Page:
than one example of English influence in the U.S. as a whole, including
of course New York (see chapter III). Pulling continues "We are apt to
think of the 'American invasion' of popular music as dating from about
1912, but it becomes clear that there was a flourishing two-way traffic
fifty years or more before that."(12). The 'Lion Comique' that Pulling
referred to was a comedian/singer who was larger than life and was
always seen as the most successful of the genre, in dress, style of
transport, social engagements, etc. The 1912 'invasion' was of course a
musical one represented by ragtime. Pulling's last comment would take us
back to c.1860 and as has been pointed out, the English music hall
tradition had been going for at least 20 years before then. However, one
of Russell's "popular ideas" which came to Britain from the U.S. was
that of minstrelsy and the phenomenon of 'coon songs'.
The most durable and consistent feature of these phenomena was
'blacking up' or adopting a 'blackface' whilst engaging in often
exaggerated, sometimes grotesque dance steps and singing 'plantation
melodies' which parodied common white misconceptions of 'the happy darky'
on Southern cotton plantations. Originating with a dance called "Jim
Crow", by a white, Thomas Rice in 1828, who based it on studying "...the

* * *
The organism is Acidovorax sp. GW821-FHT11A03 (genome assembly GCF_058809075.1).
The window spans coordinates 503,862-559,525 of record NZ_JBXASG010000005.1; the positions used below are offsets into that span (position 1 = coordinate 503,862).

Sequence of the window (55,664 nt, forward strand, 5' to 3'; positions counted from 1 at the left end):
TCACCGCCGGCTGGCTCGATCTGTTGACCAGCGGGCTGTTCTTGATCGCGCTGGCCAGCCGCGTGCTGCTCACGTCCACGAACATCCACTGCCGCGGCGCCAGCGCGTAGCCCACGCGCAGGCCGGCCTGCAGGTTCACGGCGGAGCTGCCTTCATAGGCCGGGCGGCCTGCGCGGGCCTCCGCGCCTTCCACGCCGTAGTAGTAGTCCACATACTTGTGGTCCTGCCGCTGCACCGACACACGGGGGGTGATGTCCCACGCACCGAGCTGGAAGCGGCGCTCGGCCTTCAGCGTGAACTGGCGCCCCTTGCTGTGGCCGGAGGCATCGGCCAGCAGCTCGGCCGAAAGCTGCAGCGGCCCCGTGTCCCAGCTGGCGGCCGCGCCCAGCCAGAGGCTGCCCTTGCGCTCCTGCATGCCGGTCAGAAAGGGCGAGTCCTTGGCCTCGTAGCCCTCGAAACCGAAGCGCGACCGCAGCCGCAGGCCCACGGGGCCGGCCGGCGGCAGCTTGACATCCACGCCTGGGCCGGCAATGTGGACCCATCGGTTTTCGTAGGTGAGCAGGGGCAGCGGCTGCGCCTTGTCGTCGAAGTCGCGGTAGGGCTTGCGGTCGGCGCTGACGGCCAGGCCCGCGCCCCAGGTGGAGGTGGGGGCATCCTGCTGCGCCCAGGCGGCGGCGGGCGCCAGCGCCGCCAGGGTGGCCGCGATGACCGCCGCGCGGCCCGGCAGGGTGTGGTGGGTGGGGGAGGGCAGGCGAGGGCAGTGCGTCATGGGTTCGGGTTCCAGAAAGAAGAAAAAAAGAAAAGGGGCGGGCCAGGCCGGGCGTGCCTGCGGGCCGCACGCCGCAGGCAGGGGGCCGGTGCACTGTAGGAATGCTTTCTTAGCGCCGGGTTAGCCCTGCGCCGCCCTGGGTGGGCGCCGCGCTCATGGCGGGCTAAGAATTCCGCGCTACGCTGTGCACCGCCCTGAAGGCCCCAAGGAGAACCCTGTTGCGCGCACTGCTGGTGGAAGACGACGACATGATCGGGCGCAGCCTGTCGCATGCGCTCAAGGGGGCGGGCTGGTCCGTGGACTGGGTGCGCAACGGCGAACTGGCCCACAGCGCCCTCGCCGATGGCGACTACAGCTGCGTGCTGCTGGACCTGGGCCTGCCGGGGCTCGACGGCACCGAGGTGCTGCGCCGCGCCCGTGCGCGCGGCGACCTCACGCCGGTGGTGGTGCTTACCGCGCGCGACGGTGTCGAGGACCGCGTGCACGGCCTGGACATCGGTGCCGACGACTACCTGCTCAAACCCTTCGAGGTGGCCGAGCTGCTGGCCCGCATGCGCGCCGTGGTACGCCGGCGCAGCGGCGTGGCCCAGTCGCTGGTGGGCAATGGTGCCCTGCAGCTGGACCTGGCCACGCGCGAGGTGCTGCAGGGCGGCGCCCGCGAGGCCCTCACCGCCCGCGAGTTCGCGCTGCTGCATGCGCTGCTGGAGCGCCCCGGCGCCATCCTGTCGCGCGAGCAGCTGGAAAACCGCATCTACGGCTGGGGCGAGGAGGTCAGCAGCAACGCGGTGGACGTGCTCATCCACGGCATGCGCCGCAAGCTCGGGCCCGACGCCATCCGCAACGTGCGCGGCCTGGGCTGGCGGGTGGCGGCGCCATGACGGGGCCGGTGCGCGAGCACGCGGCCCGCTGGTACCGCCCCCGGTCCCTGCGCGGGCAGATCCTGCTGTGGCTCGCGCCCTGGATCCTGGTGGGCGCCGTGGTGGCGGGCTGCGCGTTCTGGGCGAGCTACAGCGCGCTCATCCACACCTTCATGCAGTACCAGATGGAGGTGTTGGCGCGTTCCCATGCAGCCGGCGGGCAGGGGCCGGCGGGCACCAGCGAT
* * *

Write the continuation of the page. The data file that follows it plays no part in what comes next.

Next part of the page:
curious step of a deformed Negro stable-hand in Louisville..." (13), in
Kentucky, these characteristics were soon to be picked up by white
minstrel groups who would travel throughout the States in the 1830's and
'40's. In an increasingly complex process of multiple parody, within
three decades, black versions of these groups appeared. By 1910 two of
the most famous were in operation; the Rabbit Foot Minstrels and Silas
Green's from New Orleans. The former was run from Port Gibson,
Mississippi, and both featured Blues singers in their entourage. On a
smaller scale were the medicine shows which also featured Blues singers,
often used to trump up business for the 'Doctor' selling his bottles of
medicine and other so-called remedies. There were also tent-shows,
circuses and 'second companies'. The latter were "...often for Negro
audiences only and were called the 'dirty shows' in the circus business
itself"(14). All of these sources of entertainment often featured,
besides Blues singers, jugglers, magicians, acrobats and blackface
singers; including black artists themselves. (see Fig. 1 below).
Fig. 1: Medicine show c.1935. Includes ventriloquist, 'Indian Chief',
and black in blackface waiting to go on.
"In his pioneering study, "Blacks, Whites, and Blues", Tony Russell has
posited a "common stock" of songs on which blacks and whites drew."(15).
Although both Oliver and Russell are referring to Americans, it is
becoming abundantly clear that many contributions of this "common
stock" came from the English music hall tradition. By their own
admission, Blues singers Furry Lewis and Poor Big Joe Williams used to
do blackface routines in the medicine shows, which were going "as early
as 1906"(16). "We work blackface comedian you know. Just take lamp